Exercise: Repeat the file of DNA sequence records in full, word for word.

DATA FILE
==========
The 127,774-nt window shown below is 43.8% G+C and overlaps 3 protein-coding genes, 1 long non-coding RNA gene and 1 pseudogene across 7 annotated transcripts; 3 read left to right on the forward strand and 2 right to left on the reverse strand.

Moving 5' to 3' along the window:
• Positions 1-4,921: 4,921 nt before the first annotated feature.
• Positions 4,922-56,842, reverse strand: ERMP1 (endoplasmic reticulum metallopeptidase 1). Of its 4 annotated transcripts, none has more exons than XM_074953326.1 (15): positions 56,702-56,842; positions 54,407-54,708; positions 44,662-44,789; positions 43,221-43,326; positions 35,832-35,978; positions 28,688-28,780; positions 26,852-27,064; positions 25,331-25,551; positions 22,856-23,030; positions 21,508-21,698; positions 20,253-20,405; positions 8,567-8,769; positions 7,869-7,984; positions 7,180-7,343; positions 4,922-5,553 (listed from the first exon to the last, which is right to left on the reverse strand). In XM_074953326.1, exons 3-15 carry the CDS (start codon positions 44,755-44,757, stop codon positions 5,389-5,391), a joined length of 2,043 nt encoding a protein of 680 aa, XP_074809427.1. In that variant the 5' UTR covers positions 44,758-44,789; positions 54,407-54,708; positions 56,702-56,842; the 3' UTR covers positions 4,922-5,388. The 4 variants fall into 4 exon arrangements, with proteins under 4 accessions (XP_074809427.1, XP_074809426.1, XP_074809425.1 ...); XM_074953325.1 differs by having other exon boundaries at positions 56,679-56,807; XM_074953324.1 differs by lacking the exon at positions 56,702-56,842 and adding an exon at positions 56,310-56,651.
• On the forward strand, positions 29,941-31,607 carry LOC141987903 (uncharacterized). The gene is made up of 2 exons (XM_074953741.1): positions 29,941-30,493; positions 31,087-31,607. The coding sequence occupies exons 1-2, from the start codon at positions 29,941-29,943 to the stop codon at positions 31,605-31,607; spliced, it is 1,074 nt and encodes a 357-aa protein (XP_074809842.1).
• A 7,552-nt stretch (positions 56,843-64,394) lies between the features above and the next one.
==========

The 127,774-nt window shown below is 43.8% G+C and overlaps 3 protein-coding genes, 1 long non-coding RNA gene and 1 pseudogene across 7 annotated transcripts; 3 read left to right on the forward strand and 2 right to left on the reverse strand.

Moving 5' to 3' along the window:
• Positions 1-4,921: 4,921 nt before the first annotated feature.
• Positions 4,922-56,842, reverse strand: ERMP1 (endoplasmic reticulum metallopeptidase 1). Of its 4 annotated transcripts, none has more exons than XM_074953326.1 (15): positions 56,702-56,842; positions 54,407-54,708; positions 44,662-44,789; positions 43,221-43,326; positions 35,832-35,978; positions 28,688-28,780; positions 26,852-27,064; positions 25,331-25,551; positions 22,856-23,030; positions 21,508-21,698; positions 20,253-20,405; positions 8,567-8,769; positions 7,869-7,984; positions 7,180-7,343; positions 4,922-5,553 (listed from the first exon to the last, which is right to left on the reverse strand). In XM_074953326.1, exons 3-15 carry the CDS (start codon positions 44,755-44,757, stop codon positions 5,389-5,391), a joined length of 2,043 nt encoding a protein of 680 aa, XP_074809427.1. In that variant the 5' UTR covers positions 44,758-44,789; positions 54,407-54,708; positions 56,702-56,842; the 3' UTR covers positions 4,922-5,388. The 4 variants fall into 4 exon arrangements, with proteins under 4 accessions (XP_074809427.1, XP_074809426.1, XP_074809425.1 ...); XM_074953325.1 differs by having other exon boundaries at positions 56,679-56,807; XM_074953324.1 differs by lacking the exon at positions 56,702-56,842 and adding an exon at positions 56,310-56,651.
• On the forward strand, positions 29,941-31,607 carry LOC141987903 (uncharacterized). The gene is made up of 2 exons (XM_074953741.1): positions 29,941-30,493; positions 31,087-31,607. The coding sequence occupies exons 1-2, from the start codon at positions 29,941-29,943 to the stop codon at positions 31,605-31,607; spliced, it is 1,074 nt and encodes a 357-aa protein (XP_074809842.1).
• A 7,552-nt stretch (positions 56,843-64,394) lies between the features above and the next one.